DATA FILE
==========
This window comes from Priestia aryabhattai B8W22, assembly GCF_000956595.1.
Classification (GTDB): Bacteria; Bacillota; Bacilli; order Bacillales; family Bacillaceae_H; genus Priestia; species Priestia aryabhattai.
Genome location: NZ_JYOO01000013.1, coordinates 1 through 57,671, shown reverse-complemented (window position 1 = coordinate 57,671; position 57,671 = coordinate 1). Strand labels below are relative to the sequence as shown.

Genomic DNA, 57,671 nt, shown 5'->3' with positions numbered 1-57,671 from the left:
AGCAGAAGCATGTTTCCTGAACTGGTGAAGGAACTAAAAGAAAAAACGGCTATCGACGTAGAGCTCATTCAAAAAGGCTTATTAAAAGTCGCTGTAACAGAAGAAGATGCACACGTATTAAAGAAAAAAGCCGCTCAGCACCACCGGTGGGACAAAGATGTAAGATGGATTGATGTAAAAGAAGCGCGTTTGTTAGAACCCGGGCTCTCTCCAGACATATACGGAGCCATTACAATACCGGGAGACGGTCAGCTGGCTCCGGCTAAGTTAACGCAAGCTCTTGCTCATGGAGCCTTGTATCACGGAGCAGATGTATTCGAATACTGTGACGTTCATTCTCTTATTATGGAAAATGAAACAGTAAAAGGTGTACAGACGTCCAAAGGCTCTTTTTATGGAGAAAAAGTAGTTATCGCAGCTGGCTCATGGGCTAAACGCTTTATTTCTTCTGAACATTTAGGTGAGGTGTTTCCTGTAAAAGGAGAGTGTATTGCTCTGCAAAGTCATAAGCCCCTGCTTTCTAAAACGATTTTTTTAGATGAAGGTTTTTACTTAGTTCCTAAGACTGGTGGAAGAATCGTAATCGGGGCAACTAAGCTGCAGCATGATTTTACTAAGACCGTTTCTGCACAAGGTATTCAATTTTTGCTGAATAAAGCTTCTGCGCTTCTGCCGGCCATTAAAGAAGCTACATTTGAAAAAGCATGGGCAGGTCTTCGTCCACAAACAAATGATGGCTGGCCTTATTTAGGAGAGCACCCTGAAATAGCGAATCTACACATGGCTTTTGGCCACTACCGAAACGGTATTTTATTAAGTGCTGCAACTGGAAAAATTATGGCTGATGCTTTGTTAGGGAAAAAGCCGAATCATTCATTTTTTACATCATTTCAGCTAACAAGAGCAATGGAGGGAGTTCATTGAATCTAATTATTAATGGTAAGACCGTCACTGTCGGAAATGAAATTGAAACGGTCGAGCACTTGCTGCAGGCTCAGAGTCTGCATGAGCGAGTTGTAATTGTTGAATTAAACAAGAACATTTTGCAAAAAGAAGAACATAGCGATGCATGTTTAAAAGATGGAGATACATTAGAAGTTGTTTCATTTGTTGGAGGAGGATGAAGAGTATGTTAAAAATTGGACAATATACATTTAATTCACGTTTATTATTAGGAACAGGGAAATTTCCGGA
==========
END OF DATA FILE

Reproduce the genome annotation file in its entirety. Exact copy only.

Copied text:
This window comes from Priestia aryabhattai B8W22, assembly GCF_000956595.1.
Classification (GTDB): Bacteria; Bacillota; Bacilli; order Bacillales; family Bacillaceae_H; genus Priestia; species Priestia aryabhattai.
Genome location: NZ_JYOO01000013.1, coordinates 1 through 57,671, shown reverse-complemented (window position 1 = coordinate 57,671; position 57,671 = coordinate 1). Strand labels below are relative to the sequence as shown.

Genomic DNA, 57,671 nt, shown 5'->3' with positions numbered 1-57,671 from the left:
AGCAGAAGCATGTTTCCTGAACTGGTGAAGGAACTAAAAGAAAAAACGGCTATCGACGTAGAGCTCATTCAAAAAGGCTTATTAAAAGTCGCTGTAACAGAAGAAGATGCACACGTATTAAAGAAAAAAGCCGCTCAGCACCACCGGTGGGACAAAGATGTAAGATGGATTGATGTAAAAGAAGCGCGTTTGTTAGAACCCGGGCTCTCTCCAGACATATACGGAGCCATTACAATACCGGGAGACGGTCAGCTGGCTCCGGCTAAGTTAACGCAAGCTCTTGCTCATGGAGCCTTGTATCACGGAGCAGATGTATTCGAATACTGTGACGTTCATTCTCTTATTATGGAAAATGAAACAGTAAAAGGTGTACAGACGTCCAAAGGCTCTTTTTATGGAGAAAAAGTAGTTATCGCAGCTGGCTCATGGGCTAAACGCTTTATTTCTTCTGAACATTTAGGTGAGGTGTTTCCTGTAAAAGGAGAGTGTATTGCTCTGCAAAGTCATAAGCCCCTGCTTTCTAAAACGATTTTTTTAGATGAAGGTTTTTACTTAGTTCCTAAGACTGGTGGAAGAATCGTAATCGGGGCAACTAAGCTGCAGCATGATTTTACTAAGACCGTTTCTGCACAAGGTATTCAATTTTTGCTGAATAAAGCTTCTGCGCTTCTGCCGGCCATTAAAGAAGCTACATTTGAAAAAGCATGGGCAGGTCTTCGTCCACAAACAAATGATGGCTGGCCTTATTTAGGAGAGCACCCTGAAATAGCGAATCTACACATGGCTTTTGGCCACTACCGAAACGGTATTTTATTAAGTGCTGCAACTGGAAAAATTATGGCTGATGCTTTGTTAGGGAAAAAGCCGAATCATTCATTTTTTACATCATTTCAGCTAACAAGAGCAATGGAGGGAGTTCATTGAATCTAATTATTAATGGTAAGACCGTCACTGTCGGAAATGAAATTGAAACGGTCGAGCACTTGCTGCAGGCTCAGAGTCTGCATGAGCGAGTTGTAATTGTTGAATTAAACAAGAACATTTTGCAAAAAGAAGAACATAGCGATGCATGTTTAAAAGATGGAGATACATTAGAAGTTGTTTCATTTGTTGGAGGAGGATGAAGAGTATGTTAAAAATTGGACAATATACATTTAATTCACGTTTATTATTAGGAACAGGGAAATTTCCGGA